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Jan Fabre

Belgian, b. 1958

926 followers
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Jan Fabre

Belgian, b. 1958

926
Followers
Biography

Jan Fabre’s signature blue ballpoint pen drawings and ornamented sculptures engage themes of life, death, and memory while reflecting his love of performance art. Conceived in homage to death and the artist, The Man Who Measures the Clouds (1998)—a bronze figure perched precariously atop a ladder on the edge of a crate raising a large ruler to the sky—expresses the feeling of planning the impossible. “I create spiritual realms through my art,” explains Fabre, who rejects the cynicism he sees as prevalent in contemporary art. Many works incorporate jewel beetles, which Fabre appreciates for their beauty, memory, and ability to process information, which he says has enabled them to survive millions of years. Their emerald-like shells—1.4 million of them arranged in various forms and patterns—encrust his work for a ceiling in Brussels’ Palais Royal (Heaven of Delight, 2002).

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Career Highlights
Learn more about artist insights.
Blue chip status
Blue chip representation
Represented by internationally reputable galleries.
Group
Group show at a major institution
Centre Pompidou, and 3 more
Publication
Reviewed by a major art publication
Artforum, and 1 more
Fair
Included in a major biennial
Venice Biennale National Pavilion, and 3 more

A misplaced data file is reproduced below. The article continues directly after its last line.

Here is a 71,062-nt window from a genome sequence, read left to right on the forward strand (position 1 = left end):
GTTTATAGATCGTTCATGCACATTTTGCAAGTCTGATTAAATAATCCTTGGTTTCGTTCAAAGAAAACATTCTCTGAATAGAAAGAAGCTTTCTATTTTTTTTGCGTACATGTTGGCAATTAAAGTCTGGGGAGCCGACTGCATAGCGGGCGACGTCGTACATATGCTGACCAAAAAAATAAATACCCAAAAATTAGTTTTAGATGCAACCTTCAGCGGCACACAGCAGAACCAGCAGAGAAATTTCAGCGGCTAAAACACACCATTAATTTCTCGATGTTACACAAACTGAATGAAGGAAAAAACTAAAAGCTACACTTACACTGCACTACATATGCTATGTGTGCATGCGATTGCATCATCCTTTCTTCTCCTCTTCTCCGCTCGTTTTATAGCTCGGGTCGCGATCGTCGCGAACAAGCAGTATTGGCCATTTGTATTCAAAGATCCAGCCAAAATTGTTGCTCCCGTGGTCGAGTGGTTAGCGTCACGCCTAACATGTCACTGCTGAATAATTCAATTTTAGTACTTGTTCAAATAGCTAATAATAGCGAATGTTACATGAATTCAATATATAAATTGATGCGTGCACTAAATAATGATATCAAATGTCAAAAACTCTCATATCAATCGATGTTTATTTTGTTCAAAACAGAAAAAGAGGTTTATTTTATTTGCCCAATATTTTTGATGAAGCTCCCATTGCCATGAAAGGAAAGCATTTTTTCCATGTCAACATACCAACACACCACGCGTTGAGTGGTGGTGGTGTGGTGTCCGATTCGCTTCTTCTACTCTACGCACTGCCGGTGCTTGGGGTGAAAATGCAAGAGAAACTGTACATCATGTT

Biography

Jan Fabre’s signature blue ballpoint pen drawings and ornamented sculptures engage themes of life, death, and memory while reflecting his love of performance art. Conceived in homage to death and the artist, The Man Who Measures the Clouds (1998)—a bronze figure perched precariously atop a ladder on the edge of a crate raising a large ruler to the sky—expresses the feeling of planning the impossible. “I create spiritual realms through my art,” explains Fabre, who rejects the cynicism he sees as prevalent in contemporary art. Many works incorporate jewel beetles, which Fabre appreciates for their beauty, memory, and ability to process information, which he says has enabled them to survive millions of years. Their emerald-like shells—1.4 million of them arranged in various forms and patterns—encrust his work for a ceiling in Brussels’ Palais Royal (Heaven of Delight, 2002).

Career Highlights
Learn more about artist insights.
Blue chip status
Blue chip representation
Represented by internationally reputable galleries.
Group
Group show at a major institution
Centre Pompidou, and 3 more
Publication
Reviewed by a major art publication
Artforum, and 1 more
Fair
Included in a major biennial
Venice Biennale National Pavilion, and 3 more
Shows Featuring Jan Fabre